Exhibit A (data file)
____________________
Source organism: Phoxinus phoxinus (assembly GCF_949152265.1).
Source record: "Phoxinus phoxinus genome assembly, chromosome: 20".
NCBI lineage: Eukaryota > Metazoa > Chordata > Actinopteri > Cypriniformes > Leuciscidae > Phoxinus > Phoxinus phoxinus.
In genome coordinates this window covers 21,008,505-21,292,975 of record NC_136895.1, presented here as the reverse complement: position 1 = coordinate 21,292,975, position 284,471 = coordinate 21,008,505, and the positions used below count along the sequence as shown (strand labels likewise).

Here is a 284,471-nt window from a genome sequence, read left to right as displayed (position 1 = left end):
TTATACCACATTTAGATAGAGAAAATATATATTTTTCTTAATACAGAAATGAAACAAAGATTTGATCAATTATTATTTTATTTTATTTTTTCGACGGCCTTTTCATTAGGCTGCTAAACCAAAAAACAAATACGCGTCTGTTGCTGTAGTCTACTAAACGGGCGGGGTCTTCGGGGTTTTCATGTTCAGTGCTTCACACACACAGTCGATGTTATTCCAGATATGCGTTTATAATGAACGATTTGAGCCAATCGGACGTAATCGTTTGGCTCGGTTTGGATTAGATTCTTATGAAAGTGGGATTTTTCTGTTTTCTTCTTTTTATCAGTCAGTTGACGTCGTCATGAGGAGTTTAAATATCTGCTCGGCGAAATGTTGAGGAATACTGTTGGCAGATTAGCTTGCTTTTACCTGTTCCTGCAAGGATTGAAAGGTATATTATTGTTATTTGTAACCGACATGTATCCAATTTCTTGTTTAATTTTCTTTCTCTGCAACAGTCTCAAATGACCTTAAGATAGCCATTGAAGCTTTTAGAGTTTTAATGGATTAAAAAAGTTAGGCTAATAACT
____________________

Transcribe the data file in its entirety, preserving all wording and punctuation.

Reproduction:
Source organism: Phoxinus phoxinus (assembly GCF_949152265.1).
Source record: "Phoxinus phoxinus genome assembly, chromosome: 20".
NCBI lineage: Eukaryota > Metazoa > Chordata > Actinopteri > Cypriniformes > Leuciscidae > Phoxinus > Phoxinus phoxinus.
In genome coordinates this window covers 21,008,505-21,292,975 of record NC_136895.1, presented here as the reverse complement: position 1 = coordinate 21,292,975, position 284,471 = coordinate 21,008,505, and the positions used below count along the sequence as shown (strand labels likewise).

Here is a 284,471-nt window from a genome sequence, read left to right as displayed (position 1 = left end):
TTATACCACATTTAGATAGAGAAAATATATATTTTTCTTAATACAGAAATGAAACAAAGATTTGATCAATTATTATTTTATTTTATTTTTTCGACGGCCTTTTCATTAGGCTGCTAAACCAAAAAACAAATACGCGTCTGTTGCTGTAGTCTACTAAACGGGCGGGGTCTTCGGGGTTTTCATGTTCAGTGCTTCACACACACAGTCGATGTTATTCCAGATATGCGTTTATAATGAACGATTTGAGCCAATCGGACGTAATCGTTTGGCTCGGTTTGGATTAGATTCTTATGAAAGTGGGATTTTTCTGTTTTCTTCTTTTTATCAGTCAGTTGACGTCGTCATGAGGAGTTTAAATATCTGCTCGGCGAAATGTTGAGGAATACTGTTGGCAGATTAGCTTGCTTTTACCTGTTCCTGCAAGGATTGAAAGGTATATTATTGTTATTTGTAACCGACATGTATCCAATTTCTTGTTTAATTTTCTTTCTCTGCAACAGTCTCAAATGACCTTAAGATAGCCATTGAAGCTTTTAGAGTTTTAATGGATTAAAAAAGTTAGGCTAATAACT